Washington D.C. – The Honorable Justice Ruth Bader Ginsburg was the second woman appointed to the U.S Supreme Court. Her landmark judgments and powerful dissenting-opinions made her an icon. Justice Ginsburg, a pioneer of women’s rights, passed away at the age of 87 from metastatic pancreatic cancer. She did not retire until just before her death, saying she would continue to work “as long as I can do the job full steam.”
Who Was Ruth Bader Ginsburg?
Justice Ruth Bader Ginsburg was the daughter of Nathan Bader and Celia Amster. She was born on March 15, 1933, in Brooklyn, New York. Her older sibling died when Justice Ginsburg was 14 months old.
Ginsburg obtained her college degree from Cornell on a full scholarship. It was here that she met her husband, Martin Ginsburg. Justice Ginsburg once said that “he was the only boy I ever met who cared that I had a brain.”
Martin Ginsburg was a successful tax lawyer. He was also his wife’s biggest career booster. In 1980, Martin Ginsburg gave up his practice in New York to move to Washington with his wife when she was appointed to the United States Court of Appeals for the District of Columbia. Thirteen years later, he also actively lobbied for her appointment to the U.S. Supreme Court. They had two children from the marriage.
Justice Ginsburg was one of only nine women in her Harvard Law School class of 552 students. She was an outstanding student and an excellent law review editor who later transferred to Columbia University in her final year of law school.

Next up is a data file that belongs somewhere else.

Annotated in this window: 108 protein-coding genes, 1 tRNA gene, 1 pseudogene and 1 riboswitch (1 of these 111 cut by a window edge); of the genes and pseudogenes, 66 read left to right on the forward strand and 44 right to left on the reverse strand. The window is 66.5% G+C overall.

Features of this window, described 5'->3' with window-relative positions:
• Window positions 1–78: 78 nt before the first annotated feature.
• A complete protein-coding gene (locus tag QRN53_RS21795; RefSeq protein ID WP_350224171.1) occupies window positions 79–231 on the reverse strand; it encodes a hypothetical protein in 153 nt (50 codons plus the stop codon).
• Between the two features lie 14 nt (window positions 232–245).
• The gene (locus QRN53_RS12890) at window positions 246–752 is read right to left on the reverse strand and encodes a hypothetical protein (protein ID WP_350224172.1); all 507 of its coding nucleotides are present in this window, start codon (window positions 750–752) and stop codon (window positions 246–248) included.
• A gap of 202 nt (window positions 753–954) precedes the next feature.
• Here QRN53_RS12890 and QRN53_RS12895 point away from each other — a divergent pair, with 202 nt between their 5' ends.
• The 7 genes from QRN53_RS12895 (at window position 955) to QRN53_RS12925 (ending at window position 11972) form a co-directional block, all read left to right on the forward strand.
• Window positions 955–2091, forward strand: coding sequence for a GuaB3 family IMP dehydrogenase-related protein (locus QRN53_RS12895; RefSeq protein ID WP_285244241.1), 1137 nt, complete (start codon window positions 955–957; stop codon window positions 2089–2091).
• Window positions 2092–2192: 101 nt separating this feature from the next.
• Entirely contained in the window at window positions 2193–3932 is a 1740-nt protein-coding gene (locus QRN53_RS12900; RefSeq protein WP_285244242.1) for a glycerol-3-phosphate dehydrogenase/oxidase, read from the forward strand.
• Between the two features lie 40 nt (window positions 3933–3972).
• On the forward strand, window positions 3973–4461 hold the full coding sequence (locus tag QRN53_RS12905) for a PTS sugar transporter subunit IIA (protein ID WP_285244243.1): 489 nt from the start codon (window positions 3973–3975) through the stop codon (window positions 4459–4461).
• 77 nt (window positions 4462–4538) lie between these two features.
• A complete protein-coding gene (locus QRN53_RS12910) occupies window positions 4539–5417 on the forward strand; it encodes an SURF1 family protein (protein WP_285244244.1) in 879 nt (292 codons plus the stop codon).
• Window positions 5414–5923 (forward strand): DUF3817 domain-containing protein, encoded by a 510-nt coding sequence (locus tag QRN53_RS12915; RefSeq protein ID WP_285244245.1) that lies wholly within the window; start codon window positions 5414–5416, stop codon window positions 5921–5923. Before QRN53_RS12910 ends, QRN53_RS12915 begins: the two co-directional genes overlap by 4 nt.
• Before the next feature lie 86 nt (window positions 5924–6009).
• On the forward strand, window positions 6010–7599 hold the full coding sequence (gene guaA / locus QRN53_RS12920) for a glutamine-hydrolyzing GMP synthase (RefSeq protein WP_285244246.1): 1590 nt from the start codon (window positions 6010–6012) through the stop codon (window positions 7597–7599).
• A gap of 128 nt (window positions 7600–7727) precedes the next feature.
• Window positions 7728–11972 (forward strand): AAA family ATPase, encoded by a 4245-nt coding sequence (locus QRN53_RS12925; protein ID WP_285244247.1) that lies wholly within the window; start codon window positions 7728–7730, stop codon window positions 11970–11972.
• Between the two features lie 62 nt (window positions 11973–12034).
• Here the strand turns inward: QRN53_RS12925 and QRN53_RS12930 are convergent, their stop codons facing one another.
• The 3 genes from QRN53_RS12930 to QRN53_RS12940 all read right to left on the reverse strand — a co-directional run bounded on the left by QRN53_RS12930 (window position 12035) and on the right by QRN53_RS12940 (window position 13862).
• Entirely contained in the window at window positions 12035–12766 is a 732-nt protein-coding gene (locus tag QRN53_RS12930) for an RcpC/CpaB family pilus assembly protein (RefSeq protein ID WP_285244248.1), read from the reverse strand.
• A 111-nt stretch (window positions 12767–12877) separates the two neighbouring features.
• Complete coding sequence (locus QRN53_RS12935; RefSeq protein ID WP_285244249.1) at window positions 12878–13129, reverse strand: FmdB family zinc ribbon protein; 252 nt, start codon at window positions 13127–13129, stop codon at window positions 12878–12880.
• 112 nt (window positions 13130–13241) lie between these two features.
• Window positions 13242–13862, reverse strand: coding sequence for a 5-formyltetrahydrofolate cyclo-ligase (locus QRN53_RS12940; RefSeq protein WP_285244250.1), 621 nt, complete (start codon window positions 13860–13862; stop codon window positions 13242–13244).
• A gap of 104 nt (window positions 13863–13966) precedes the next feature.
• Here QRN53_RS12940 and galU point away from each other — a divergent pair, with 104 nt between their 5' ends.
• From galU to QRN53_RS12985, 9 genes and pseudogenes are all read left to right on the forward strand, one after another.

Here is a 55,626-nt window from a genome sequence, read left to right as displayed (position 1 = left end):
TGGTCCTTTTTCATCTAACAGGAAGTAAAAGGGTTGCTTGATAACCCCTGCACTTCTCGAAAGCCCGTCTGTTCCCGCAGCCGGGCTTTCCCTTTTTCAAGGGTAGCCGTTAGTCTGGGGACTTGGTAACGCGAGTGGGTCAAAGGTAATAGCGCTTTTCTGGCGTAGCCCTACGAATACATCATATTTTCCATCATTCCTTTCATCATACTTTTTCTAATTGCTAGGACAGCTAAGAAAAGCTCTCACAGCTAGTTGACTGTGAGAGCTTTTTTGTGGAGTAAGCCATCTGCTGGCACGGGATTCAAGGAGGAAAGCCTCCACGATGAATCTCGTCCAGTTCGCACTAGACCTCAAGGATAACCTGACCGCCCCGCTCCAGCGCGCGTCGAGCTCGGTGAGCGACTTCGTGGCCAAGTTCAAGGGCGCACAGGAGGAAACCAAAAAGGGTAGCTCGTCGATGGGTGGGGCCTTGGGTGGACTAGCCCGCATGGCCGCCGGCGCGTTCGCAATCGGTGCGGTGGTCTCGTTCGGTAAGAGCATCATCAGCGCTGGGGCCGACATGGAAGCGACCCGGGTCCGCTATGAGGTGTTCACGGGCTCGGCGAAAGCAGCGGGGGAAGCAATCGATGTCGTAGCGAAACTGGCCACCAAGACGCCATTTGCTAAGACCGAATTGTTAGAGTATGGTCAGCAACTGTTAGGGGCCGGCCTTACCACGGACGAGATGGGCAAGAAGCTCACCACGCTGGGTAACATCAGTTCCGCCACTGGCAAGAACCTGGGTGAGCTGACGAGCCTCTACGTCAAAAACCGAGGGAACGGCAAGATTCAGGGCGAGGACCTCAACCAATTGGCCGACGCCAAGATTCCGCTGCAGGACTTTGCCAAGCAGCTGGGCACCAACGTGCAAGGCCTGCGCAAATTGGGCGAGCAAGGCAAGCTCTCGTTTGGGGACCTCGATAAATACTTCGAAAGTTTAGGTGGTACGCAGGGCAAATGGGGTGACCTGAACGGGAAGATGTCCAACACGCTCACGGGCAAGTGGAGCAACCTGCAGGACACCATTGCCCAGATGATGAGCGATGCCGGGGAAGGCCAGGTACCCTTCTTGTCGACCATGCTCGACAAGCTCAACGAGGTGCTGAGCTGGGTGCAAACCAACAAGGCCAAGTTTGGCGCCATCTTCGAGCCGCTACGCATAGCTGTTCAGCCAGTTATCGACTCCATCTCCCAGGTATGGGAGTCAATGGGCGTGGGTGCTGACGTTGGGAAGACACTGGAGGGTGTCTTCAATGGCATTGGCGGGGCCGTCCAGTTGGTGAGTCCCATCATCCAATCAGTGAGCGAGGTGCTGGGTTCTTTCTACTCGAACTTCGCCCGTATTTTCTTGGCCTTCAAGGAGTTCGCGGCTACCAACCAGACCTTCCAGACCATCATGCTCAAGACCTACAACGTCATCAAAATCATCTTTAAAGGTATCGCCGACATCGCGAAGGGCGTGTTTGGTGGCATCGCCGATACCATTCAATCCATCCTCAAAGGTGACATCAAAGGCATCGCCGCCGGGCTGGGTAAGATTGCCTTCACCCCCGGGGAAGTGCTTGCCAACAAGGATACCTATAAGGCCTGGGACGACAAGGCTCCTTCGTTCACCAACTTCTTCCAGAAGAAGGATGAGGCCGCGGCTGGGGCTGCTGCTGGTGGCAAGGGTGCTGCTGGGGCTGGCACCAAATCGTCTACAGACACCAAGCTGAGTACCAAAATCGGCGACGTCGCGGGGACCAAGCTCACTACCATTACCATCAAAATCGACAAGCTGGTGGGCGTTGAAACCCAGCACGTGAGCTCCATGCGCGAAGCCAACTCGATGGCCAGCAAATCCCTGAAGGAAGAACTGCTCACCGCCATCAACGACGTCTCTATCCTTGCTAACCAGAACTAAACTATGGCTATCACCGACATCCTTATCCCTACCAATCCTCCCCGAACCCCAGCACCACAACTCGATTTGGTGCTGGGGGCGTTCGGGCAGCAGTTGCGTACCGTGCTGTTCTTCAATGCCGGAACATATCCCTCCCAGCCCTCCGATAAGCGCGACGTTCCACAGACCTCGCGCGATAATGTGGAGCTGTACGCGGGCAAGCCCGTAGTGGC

After Ginsburg’s graduation from Columbia, she experienced job discrimination first hand. Despite her outstanding academic background, Ginsburg did not receive any job offers from law firms because she was a woman. She eventually spent two years clerking for a federal district judge who agreed to hire Ginsburg only when her mentor, Prof. Gerald Gunther, threatened to never send him another law clerk. In 1993, President Bill Clinton announced Ginsburg’s nomination as only the second woman to sit on the Supreme Court, succeeding Justice Byron R. White.
Justice Ginsburg faced many challenges during her time on the bench. She mentioned that “the image to the public entering the courtroom was eight men, of a certain size, and then this little woman sitting to the side. That was not a good image for the public to see.” Eventually, two other women, Sonia Sotomayor in 2009 and Elena Kagan, in 2010 joined Justice Ginsburg. At this time, the line “ You Can’t Spell Truth Without Ruth,” became a popular slogan.
Ivy League schools including her alma mater, Columbia, did not hire Ginsburg. Eventually Rutgers School of Law hired her, making Ginsburg the school’s second female faculty member. Ms. Ginsberg also volunteered at the American Civil Liberties Union (ACLU) during this time. The ACLU’s national legal director started sending more cases her way after hearing about her outstanding work performance.
In 1972, Ginsburg became the ACLU’s first woman director, creating a women’s rights project. She was called the “Thurgood Marshall of Women’s Rights” because of her strategy and choice of cases. Ginsberg worked hard to persuade the then all-male Supreme Court to recognize the constitutional barriers against gender discrimination.
Noteworthy Work As An Attorney